Now that you’ve established your foundation, head to the water and try some drills:
- Wall kicks. This drill works if you have a pool that’s deeper than you are tall. If you don’t, skip forward to the next drill. Position yourself facing the wall and hug the gutter or deck to get as close to the wall as you can, pressing your chest, hips and thighs up against the wall. At first, try drawing just one heel up at a time. If your knee is bumping against the wall or your hips pop off the wall, you’re not hinging at the knees and you’re trying to lift your thighs to start the kick action. Once you can execute with one leg, then try doing a regular breaststroke kick on the wall. It is virtually impossible to keep your hips glued to the wall so allow yourself a little leeway here. Simply work to minimize how far your hips pop off the wall. Once you finish the kick, it should be easy to quickly line yourself back up against the wall. Don’t do a bunch of these wall kicks, just a few to get the feel for the proper action.
- Kick on your back, hands down. Try breaststroke kick on your back with hands down and resting on the sides of your legs. Remember to hinge at the knees, draw the heels to the outside of your hips and spread your toes on the heel draw. Can you touch your fingertips to your calves, ankles or heels when the heels come up? That is a good marker for executing the kick correctly.
- Kick on your front, hands down. This is a little tougher than kicking on your back because you need to find the timing of your breath (which starts a microsecond before you draw the heels up). If you struggle with that timing, simply don a snorkel, but leave your hands at your sides. Same concept as above, hinge at the knee, lift heels to outside of hips, turn the ankles out, and push the legs and feet together at the end of the kick, trying to touch your calf, ankle or heel at the top of the draw. Do your heels break the surface? Correct that with two small changes: Press your upper body into the water for a good horizontal line and minimize the arch of your back by visualizing pulling your bellybutton to your spine as you lift your heels.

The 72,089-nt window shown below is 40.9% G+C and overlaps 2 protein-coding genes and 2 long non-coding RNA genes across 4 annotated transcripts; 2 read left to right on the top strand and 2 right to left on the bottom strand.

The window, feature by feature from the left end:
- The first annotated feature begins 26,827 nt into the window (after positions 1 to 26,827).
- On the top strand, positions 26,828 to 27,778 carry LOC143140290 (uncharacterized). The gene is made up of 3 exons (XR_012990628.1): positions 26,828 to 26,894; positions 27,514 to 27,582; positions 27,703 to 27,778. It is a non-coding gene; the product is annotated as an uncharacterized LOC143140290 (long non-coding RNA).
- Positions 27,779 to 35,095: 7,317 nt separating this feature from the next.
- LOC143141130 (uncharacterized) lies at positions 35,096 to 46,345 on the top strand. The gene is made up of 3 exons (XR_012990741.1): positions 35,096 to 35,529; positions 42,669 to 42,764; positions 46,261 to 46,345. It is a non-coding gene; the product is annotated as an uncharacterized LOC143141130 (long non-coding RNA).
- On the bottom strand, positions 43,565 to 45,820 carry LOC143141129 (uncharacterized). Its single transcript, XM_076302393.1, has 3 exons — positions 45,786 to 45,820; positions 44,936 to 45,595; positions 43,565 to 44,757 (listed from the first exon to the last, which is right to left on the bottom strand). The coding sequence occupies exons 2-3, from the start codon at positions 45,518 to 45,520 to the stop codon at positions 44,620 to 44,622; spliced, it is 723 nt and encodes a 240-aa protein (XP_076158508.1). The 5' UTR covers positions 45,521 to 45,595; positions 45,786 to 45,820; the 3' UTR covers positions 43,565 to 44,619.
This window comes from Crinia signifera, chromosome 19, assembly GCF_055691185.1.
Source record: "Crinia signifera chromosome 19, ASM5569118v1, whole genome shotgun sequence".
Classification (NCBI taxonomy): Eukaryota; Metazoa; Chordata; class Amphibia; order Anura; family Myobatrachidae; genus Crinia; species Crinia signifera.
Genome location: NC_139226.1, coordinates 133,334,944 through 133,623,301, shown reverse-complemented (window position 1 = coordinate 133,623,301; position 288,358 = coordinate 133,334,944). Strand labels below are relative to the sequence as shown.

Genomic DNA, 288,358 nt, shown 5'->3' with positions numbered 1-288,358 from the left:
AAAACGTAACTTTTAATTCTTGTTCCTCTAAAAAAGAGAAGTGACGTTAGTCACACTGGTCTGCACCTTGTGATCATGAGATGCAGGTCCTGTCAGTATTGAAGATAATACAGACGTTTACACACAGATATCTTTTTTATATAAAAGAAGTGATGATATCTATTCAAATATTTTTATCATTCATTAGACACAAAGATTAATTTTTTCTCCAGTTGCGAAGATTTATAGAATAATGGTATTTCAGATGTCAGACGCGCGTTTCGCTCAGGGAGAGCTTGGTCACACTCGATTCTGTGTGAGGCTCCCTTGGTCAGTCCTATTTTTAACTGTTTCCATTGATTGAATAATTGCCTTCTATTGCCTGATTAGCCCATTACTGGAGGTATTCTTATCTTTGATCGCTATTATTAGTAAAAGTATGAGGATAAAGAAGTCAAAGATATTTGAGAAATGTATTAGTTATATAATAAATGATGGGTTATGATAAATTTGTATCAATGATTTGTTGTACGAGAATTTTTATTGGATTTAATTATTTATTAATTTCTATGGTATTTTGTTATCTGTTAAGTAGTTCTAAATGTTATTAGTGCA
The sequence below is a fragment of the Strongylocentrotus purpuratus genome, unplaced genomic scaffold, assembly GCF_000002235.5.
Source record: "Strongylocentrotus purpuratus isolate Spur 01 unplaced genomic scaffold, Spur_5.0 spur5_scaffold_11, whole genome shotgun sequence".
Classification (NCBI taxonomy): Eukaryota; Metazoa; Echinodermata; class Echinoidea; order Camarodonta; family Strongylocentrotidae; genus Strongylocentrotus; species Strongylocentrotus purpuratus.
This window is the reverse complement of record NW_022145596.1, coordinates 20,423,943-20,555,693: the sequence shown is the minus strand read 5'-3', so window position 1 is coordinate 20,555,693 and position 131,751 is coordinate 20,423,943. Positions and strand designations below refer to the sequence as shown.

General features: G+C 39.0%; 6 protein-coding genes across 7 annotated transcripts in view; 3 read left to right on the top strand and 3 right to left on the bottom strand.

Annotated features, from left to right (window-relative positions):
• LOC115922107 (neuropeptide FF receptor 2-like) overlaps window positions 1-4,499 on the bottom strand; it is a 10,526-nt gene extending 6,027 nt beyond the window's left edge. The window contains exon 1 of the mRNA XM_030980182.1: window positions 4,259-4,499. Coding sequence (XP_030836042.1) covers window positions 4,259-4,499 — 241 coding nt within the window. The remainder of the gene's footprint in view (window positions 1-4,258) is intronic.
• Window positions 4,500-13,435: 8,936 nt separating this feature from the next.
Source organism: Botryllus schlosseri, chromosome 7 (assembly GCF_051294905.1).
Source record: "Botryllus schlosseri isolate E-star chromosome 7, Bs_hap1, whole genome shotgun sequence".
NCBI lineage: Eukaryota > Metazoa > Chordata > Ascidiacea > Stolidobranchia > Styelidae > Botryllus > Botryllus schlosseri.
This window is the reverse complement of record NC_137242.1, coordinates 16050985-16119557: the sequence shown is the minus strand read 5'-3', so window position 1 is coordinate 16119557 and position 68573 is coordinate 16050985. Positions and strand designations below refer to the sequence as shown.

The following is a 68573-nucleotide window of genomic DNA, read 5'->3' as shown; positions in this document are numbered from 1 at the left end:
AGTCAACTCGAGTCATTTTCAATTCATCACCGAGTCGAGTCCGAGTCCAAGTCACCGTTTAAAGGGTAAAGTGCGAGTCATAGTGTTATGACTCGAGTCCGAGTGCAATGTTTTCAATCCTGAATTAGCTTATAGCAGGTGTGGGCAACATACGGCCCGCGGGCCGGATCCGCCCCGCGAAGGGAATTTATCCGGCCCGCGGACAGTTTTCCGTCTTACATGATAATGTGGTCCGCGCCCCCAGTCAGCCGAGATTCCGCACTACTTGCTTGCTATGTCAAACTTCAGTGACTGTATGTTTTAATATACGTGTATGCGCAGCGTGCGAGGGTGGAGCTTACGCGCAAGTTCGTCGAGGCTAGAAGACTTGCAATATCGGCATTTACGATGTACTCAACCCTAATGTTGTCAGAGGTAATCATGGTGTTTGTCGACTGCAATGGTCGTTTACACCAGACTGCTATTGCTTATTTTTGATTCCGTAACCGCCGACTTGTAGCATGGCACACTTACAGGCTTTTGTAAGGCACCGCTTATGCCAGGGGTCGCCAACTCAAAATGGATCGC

- Pull buoy or band kicking. If after all the above you still struggle with knees too wide, you can try kicking while wearing a pull buoy (wear it high up). Like the wall kicks, don’t do much, just a length or two is all you need. Then try kicking without the aid and see if you can replicate that narrower pathway. Alternately, you can wear a rubberized flexible band just above your knees. Find one that has some give to it. The pull buoy really locks you in, but the band (my preference) has some give and allows you to flex a bit more. Either buoy or band almost always fixes the issue of wide knees.
- Snorkel kicking thumb lock. Once you’ve trimmed the width of your kick or fixed errors such as a downward dolphin-like action, then spend some time improving your mechanics. One of my favorite ways to do breaststroke kick is to don a snorkel, extend my arms straight out in front of me, locking together just the thumbs. I like this for two reasons: it puts us in a great horizontal line, and the thumb lock is more realistic to the finish of the pull than either a streamlining of the arms or holding a superman pose. Take your time and remind yourself of the core fundamentals when kicking.
You’ll definitely improve your kick with these tips and drills and make a huge difference in your breaststroke. Not only will you be more efficient and faster, but you’ll gain a newfound appreciation of this awesome stroke!